Lumley Castle, in spite of later remodeling is one of the finest examples of a fully developed quadrangular castle with ranges of buildings on all sides. Bolton Castle is the best-known Northern example and Lumley resembles it quite closely. It has the same oblong corner towers, each one a tower house in its own right, and the same attention to defense within the courtyard as well as outside. But whereas Bolton is largely a ruin, Lumley has come down to us intact and is merely disfigured by some eighteenth-century alterations.
The castle stands a mile east of Chester-le-Street on high ground, which suddenly drops to the stream known as Lumley Beck. Ralph, Lord Lumley, obtained permission to crenellate his house here in 1389, the bishop’s permit being reinforced by a royal license three years later. Diagnol buttresses clasp the angles of the towers – a feature rarely found in military architecture, though common enough in other buildings of the period – and a dainty machicolated turret caps each buttress.
The original entrance to the castle is in the middle of the east front, overlooking the stream and with its back to the present approach. It is not a gatehouse exactly, rather a gate passage in the middle of the range. A broad machicolation overhangs the outer arch and the wall above is adorned with a display of six heraldic shields and helms. The shields depict prominent local families such as the Nevilles and Percys in addition to the Lumleys themselves, but pride of place is given to the arms of Richard II. Beneath one of the square turrets flanking the gateway is a tiny prison cell reached only by a trapdoor. In typical Northern fashion the ground floors of the towers and connecting ranges are divided into a series of barrel-vaulted store rooms.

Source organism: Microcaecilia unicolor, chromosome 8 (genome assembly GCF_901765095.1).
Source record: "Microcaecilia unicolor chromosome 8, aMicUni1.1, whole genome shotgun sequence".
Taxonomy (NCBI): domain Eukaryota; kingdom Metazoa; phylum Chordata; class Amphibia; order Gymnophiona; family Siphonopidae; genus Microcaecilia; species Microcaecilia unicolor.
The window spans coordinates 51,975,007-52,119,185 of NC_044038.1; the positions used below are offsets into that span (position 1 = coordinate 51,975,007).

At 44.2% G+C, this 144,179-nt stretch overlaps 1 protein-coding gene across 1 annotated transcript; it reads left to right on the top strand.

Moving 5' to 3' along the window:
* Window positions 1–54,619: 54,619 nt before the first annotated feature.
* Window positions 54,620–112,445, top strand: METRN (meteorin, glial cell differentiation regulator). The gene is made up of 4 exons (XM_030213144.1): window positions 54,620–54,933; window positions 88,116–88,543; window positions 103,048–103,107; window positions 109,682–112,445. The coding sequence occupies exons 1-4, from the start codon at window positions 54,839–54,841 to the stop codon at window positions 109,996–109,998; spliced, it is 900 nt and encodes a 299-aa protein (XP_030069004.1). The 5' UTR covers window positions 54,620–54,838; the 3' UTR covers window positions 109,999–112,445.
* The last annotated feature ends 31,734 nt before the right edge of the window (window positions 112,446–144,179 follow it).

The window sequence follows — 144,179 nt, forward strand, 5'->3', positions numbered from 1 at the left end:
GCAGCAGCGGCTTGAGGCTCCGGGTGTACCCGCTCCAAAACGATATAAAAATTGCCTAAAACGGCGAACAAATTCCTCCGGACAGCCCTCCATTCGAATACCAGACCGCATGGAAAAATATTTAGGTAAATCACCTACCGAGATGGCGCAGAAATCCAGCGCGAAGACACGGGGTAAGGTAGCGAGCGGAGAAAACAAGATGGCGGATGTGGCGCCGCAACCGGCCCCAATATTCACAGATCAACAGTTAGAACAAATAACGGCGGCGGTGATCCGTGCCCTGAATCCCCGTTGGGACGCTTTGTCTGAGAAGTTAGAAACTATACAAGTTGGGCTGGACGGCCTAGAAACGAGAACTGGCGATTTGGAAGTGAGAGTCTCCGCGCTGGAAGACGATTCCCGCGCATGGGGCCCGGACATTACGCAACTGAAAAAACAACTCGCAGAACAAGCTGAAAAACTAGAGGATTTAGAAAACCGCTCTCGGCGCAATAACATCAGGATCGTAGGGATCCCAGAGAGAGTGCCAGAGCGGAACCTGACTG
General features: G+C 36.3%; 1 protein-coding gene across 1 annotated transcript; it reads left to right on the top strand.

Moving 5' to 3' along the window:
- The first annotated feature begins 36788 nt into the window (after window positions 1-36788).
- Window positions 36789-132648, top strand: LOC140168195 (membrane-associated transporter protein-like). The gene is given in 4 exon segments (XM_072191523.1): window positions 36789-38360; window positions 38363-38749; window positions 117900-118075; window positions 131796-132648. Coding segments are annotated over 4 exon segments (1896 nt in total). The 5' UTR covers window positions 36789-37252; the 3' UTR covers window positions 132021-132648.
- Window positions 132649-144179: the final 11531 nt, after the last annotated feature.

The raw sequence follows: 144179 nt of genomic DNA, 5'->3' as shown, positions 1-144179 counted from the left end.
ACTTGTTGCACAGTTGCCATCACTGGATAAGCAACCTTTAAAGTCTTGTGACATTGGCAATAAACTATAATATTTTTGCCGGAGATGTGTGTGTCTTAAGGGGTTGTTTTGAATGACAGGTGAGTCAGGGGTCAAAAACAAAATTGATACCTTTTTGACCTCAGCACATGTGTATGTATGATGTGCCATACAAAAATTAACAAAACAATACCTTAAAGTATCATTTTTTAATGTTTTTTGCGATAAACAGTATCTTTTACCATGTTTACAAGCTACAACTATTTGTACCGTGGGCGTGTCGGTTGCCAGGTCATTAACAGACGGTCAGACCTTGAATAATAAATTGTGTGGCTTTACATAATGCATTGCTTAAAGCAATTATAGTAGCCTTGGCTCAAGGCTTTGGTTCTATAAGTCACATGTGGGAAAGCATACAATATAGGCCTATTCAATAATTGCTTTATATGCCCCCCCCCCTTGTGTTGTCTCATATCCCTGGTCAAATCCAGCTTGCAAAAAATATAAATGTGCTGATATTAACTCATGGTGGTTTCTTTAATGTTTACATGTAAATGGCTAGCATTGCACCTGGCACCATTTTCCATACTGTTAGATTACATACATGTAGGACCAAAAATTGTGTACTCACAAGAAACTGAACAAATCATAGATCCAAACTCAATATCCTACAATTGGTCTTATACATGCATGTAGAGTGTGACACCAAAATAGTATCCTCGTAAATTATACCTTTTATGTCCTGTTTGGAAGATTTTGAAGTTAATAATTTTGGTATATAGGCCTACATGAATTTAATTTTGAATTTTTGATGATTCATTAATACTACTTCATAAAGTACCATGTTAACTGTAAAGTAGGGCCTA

Now a small village on the edge of Dartmoor, Lyndford was a burgh in late Saxon times. Its situation, on a promontory overlooking the River Lyd, has steep falls on all sides except one. A rampart defends the level approach
The first castle of Lyndford was the ring work at the west corner of the promontory, now known as the Norman Fort. It did not stay in use for long and the present Lyndford Castle stands nearby, the parish church occupying the space between them.
At first sight the castle seems to be a motte and bailey earthwork with a square keep on top of the mound. This is an illusion, however, because the keep was built first and earth was piled around its lower part as if to emulate a motte. It is also questionable as to whether we can regard this building as a keep in the normal sense of the word. In 1195 a strong house for prisoners was erected and the ‘keep’ has been identified with it.
There is further complication in that only the ground floor is original, the upper stories being added after a gap in building operations. There is absolutely no refinement in the stonework, resulting in a grim tower, which seems to add weight to the prison theory. By the time the building resumed, a square keep was rather antiquated in any case. Internally, there is nothing to suggest that this tower was not a normal keep, though later alterations have been numerous. Even the cross-wall is a rebuilding.
Notwithstanding the circumstances in which it was built, the castle subsequently did serve mainly as a courthouse and prison. This was inevitable because Lyndford was the administrative center of the Forest of Dartmoor and the local tin mines. These provided important revenue for the Crown.